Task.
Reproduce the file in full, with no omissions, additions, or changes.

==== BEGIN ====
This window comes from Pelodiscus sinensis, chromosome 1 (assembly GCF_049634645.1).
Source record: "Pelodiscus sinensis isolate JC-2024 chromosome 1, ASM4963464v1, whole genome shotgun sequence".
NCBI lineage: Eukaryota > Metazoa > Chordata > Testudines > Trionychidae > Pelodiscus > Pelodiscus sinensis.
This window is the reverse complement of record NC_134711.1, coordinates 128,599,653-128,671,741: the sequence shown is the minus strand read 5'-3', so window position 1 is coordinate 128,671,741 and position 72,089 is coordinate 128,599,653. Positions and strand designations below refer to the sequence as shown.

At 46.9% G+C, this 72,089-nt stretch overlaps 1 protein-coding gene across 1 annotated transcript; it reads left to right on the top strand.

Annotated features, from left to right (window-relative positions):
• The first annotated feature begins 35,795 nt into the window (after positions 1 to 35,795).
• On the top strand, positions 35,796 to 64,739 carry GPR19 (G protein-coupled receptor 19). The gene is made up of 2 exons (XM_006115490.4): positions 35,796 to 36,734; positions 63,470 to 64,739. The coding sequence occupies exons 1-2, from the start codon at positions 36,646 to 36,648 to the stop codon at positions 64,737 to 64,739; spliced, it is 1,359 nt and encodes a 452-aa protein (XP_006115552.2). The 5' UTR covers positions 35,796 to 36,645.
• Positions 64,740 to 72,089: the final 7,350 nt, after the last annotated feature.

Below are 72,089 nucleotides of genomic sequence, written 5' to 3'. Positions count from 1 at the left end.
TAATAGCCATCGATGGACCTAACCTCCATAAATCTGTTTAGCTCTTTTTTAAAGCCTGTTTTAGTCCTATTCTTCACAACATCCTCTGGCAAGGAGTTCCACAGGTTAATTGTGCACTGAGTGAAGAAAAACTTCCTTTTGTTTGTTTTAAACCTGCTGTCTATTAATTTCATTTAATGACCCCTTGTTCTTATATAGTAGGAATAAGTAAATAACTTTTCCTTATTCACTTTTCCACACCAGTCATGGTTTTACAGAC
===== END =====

This window comes from Pelodiscus sinensis, chromosome 1 (assembly GCF_049634645.1).
Source record: "Pelodiscus sinensis isolate JC-2024 chromosome 1, ASM4963464v1, whole genome shotgun sequence".
NCBI lineage: Eukaryota > Metazoa > Chordata > Testudines > Trionychidae > Pelodiscus > Pelodiscus sinensis.
This window is the reverse complement of record NC_134711.1, coordinates 128,599,653-128,671,741: the sequence shown is the minus strand read 5'-3', so window position 1 is coordinate 128,671,741 and position 72,089 is coordinate 128,599,653. Positions and strand designations below refer to the sequence as shown.

At 46.9% G+C, this 72,089-nt stretch overlaps 1 protein-coding gene across 1 annotated transcript; it reads left to right on the top strand.

Annotated features, from left to right (window-relative positions):
• The first annotated feature begins 35,795 nt into the window (after positions 1 to 35,795).
• On the top strand, positions 35,796 to 64,739 carry GPR19 (G protein-coupled receptor 19). The gene is made up of 2 exons (XM_006115490.4): positions 35,796 to 36,734; positions 63,470 to 64,739. The coding sequence occupies exons 1-2, from the start codon at positions 36,646 to 36,648 to the stop codon at positions 64,737 to 64,739; spliced, it is 1,359 nt and encodes a 452-aa protein (XP_006115552.2). The 5' UTR covers positions 35,796 to 36,645.
• Positions 64,740 to 72,089: the final 7,350 nt, after the last annotated feature.

Below are 72,089 nucleotides of genomic sequence, written 5' to 3'. Positions count from 1 at the left end.
TAATAGCCATCGATGGACCTAACCTCCATAAATCTGTTTAGCTCTTTTTTAAAGCCTGTTTTAGTCCTATTCTTCACAACATCCTCTGGCAAGGAGTTCCACAGGTTAATTGTGCACTGAGTGAAGAAAAACTTCCTTTTGTTTGTTTTAAACCTGCTGTCTATTAATTTCATTTAATGACCCCTTGTTCTTATATAGTAGGAATAAGTAAATAACTTTTCCTTATTCACTTTTCCACACCAGTCATGGTTTTACAGAC